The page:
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Stretching Your Ear Lobe Piercings

Ear Lobe Gauging Tips

Itís trendy right now for young people to wear pierced earrings fashioned with thick, decorative posts and rings. Even if your ears were pierced to a more standard size, you can stretch your ear lobe holes using a gradual process that some people call gauging.

It takes some time to size up, but if you do it carefully youíll be able to wear the newer styles and keep your earlobes healthy.

Whatís a normal ear lobe gauge?

Most peopleís ear lobes are pierced with a 20 or 18-gauge needle. Common gauge sizes are named in even numbers down to 00, with the size increasing as the numbers decrease. There are larger gauges that are expressed as fractions.

Isnít it easier to punch larger holes to begin with?

Many piercers refuse to punch large holes because totally removing a plug of skin makes it difficult, if not impossible, to size back down later.

Skin is resilient, so leaving it there and forcing it to stretch makes it easier to return to a smaller hole if you decide to gauge down.

How should I stretch my ear lobes?

Itís important to change your gauge gradually, allowing ample healing time between sizes. If you move too fast, you might damage your skin enough to create scar tissue. Scars make your ear look as if it is cracking around the hole and also makes it very difficult to change gauge.

Jewelry grade stainless steel rings or plugs are a good choice for gauging. Stainless is not porous, so it does not absorb bacteria and dirt that can cause infections, and its heavier weight helps the stretching process. Save the decorative plastic and wooden pegs until your ears are healed.

I used these techniques to stretch my ear lobes to accept 6 gauge earrings. Everyone is different, so listen to your body during your gauging process. Donít move on to a larger size until you feel comfortable about the change.

  1. Compare your earring posts to a gauge chart to determine your current gauge.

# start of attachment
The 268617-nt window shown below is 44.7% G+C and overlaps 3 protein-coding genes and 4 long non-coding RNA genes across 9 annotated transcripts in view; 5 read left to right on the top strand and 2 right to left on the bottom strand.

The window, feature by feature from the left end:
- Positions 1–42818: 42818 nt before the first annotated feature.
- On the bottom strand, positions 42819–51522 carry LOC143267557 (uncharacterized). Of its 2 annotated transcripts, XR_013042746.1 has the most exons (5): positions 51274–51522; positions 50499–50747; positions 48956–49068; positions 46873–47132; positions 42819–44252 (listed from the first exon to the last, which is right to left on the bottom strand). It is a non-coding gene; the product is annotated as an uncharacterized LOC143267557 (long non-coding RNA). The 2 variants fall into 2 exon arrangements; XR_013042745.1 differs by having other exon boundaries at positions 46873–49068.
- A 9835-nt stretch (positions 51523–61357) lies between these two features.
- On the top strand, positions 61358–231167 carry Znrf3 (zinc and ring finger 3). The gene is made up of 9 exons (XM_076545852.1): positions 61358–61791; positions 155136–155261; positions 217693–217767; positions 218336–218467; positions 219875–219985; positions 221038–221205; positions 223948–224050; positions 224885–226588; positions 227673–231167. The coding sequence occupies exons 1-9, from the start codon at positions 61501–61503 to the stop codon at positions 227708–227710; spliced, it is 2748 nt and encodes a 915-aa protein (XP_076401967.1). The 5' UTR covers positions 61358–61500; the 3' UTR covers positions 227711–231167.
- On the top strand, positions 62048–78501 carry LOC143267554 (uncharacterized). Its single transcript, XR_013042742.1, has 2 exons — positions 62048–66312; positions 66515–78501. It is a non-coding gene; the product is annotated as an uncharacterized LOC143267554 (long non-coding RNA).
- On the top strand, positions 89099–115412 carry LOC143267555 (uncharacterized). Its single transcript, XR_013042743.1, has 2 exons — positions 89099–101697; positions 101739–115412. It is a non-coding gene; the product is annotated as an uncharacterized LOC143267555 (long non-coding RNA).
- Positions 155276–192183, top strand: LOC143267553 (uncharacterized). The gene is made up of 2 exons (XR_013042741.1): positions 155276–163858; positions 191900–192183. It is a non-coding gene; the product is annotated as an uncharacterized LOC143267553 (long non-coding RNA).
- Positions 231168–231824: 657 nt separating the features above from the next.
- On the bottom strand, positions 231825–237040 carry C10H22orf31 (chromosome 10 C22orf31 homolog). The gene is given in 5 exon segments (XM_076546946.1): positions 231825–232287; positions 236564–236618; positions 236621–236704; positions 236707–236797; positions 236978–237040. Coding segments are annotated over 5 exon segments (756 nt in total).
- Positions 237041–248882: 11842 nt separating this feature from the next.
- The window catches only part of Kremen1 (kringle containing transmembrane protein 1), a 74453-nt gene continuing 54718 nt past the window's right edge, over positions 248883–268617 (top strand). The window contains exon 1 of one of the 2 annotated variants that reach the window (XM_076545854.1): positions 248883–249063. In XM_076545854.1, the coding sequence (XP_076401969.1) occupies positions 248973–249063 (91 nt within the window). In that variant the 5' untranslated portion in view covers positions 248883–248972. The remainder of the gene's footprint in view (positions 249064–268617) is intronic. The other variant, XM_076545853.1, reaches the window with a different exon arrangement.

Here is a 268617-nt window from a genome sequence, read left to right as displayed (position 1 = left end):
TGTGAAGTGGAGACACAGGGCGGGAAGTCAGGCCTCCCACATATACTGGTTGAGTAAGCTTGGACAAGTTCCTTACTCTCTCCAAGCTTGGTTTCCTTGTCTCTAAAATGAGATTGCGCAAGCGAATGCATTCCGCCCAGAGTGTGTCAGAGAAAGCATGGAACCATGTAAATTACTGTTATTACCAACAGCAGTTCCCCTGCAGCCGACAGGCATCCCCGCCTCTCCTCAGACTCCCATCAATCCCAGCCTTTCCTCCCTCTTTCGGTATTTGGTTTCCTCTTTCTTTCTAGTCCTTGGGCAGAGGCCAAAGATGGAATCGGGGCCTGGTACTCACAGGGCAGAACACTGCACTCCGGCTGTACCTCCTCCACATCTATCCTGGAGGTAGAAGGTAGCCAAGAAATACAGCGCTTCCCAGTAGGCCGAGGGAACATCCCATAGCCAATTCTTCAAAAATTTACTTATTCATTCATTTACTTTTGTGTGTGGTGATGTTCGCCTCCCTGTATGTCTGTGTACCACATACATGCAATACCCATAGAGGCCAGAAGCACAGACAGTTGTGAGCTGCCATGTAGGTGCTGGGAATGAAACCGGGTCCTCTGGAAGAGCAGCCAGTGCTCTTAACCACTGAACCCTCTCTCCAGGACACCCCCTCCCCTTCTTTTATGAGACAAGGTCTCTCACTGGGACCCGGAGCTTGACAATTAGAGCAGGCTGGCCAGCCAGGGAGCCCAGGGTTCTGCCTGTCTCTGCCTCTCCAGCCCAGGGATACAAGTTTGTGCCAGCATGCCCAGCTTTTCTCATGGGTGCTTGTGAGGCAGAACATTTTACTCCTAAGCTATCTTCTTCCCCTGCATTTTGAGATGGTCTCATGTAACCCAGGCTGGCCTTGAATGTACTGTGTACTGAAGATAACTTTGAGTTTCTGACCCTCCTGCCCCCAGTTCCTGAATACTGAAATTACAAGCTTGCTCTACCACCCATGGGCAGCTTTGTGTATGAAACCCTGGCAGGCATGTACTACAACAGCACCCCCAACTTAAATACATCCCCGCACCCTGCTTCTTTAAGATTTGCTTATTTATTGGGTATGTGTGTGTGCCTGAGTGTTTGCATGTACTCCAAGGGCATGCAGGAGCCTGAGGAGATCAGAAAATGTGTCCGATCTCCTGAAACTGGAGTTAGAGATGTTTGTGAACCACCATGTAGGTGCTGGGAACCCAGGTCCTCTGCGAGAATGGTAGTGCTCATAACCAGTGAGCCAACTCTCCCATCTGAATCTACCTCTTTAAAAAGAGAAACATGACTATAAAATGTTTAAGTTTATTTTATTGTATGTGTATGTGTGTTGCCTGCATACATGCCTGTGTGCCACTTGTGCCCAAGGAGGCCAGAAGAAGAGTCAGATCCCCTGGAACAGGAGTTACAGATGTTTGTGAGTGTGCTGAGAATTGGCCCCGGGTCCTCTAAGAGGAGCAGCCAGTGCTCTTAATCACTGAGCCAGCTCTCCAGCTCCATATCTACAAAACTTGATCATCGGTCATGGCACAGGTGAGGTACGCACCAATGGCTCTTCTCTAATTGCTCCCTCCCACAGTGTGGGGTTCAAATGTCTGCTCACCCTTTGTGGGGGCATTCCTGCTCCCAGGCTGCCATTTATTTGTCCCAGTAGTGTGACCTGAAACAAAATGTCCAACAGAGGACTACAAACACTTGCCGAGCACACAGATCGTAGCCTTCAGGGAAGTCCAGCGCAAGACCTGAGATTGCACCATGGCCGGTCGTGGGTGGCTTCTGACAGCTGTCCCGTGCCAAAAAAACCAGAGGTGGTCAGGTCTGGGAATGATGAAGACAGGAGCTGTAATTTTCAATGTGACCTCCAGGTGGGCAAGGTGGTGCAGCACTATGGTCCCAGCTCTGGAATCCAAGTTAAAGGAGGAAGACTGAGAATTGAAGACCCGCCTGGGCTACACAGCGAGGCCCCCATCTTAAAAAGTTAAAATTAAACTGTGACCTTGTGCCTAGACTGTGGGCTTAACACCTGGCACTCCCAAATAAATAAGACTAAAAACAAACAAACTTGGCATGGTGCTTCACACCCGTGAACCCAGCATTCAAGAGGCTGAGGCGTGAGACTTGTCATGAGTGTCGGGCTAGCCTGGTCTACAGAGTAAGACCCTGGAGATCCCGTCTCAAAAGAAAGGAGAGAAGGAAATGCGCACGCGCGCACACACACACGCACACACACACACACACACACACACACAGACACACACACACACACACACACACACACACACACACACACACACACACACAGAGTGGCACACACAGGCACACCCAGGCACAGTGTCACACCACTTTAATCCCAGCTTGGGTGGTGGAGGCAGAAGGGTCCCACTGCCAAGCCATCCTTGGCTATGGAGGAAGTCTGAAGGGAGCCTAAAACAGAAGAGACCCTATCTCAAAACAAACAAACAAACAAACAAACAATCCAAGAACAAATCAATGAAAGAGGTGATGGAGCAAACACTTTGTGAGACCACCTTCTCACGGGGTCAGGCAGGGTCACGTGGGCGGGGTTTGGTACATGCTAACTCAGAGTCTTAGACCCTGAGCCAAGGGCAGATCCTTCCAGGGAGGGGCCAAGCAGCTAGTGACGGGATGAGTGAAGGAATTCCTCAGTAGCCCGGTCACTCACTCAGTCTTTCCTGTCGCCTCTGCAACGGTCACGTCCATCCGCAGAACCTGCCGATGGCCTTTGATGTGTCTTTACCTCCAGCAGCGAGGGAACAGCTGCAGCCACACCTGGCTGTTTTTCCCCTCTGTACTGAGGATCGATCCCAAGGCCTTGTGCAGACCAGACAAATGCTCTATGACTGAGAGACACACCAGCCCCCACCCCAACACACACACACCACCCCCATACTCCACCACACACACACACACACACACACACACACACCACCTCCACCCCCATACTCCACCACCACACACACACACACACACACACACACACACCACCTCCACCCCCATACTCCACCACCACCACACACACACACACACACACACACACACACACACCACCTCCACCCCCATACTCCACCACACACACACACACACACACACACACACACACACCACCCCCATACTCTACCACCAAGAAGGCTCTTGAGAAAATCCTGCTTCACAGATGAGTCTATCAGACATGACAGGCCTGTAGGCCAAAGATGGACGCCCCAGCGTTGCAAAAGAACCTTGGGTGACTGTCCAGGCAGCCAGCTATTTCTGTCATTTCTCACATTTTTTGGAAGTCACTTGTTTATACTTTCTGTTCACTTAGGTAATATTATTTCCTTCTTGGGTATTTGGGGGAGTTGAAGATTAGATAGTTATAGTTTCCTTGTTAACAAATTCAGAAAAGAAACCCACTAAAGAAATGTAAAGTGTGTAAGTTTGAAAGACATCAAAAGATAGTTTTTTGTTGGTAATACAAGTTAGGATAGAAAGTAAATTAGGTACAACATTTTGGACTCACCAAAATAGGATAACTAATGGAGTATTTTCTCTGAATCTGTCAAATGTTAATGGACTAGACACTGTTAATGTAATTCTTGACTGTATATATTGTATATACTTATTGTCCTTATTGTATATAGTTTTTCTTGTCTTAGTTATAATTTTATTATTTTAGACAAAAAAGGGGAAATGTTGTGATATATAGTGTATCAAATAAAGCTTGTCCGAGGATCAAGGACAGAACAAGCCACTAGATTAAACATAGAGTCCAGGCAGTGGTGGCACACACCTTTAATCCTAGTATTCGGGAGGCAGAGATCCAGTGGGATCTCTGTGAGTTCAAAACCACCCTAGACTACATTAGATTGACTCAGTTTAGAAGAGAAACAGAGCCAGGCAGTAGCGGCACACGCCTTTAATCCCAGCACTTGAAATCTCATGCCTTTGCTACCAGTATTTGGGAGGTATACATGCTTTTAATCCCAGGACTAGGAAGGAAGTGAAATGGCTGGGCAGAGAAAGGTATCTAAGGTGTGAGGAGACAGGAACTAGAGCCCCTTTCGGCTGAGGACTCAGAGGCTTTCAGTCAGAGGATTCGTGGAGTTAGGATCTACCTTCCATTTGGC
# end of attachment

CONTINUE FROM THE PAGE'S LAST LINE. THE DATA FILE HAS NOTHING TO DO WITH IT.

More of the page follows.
2. Buy rings in the next largest size. For instance, if your current gauge is 20, purchase 18 gauge rings.


  3. Wash your hands and earlobes with antibacterial soap.


  4. Massage one of your ear lobes.


  5. Insert the larger ring in that lobe. The new ring wonít slide right in, so take it easy or you'll tear your ear and make it bleed.


  6. Repeat the steps for your other ear.

Use a little antibacterial soap, such as Provon or Dial, to help the rings go in more smoothly.

Expect some soreness as your lobes heal and adjust to the new hole size. When theyíre fully healed, repeat the process to step up one more size.

I waited about two weeks between sizes, but you might find you need to wait longer.

Stretching Options

There are special devices called tapering rings or insertion tapers. They are round shafts that gradually taper from a smaller to larger gauge along their lengths. Your piercing professional can show you how to use the tapers, or do it for you.

Keep Your Piercings Clean

Clean your jewelry and earlobes once or twice every day with an unscented antibacterial soap. Try cleaning them when youíre in the shower, because the heat and moisture make it easier and more comfortable to manipulate the area.

Saturate your ear lobes with lather and use a cotton ball or disposable cloth to remove crusty residue. Turn the rings gently to work soap into the area and to keep them from sticking to your skin. Rinse thoroughly and pat dry.

Now soak your ear lobes in a solution made by combining a pinch of sea salt in a cup of distilled water. Soak for five to ten minutes.

Get Expert Advice

Talk to a professional body piercer any time you need advice about your piercings.

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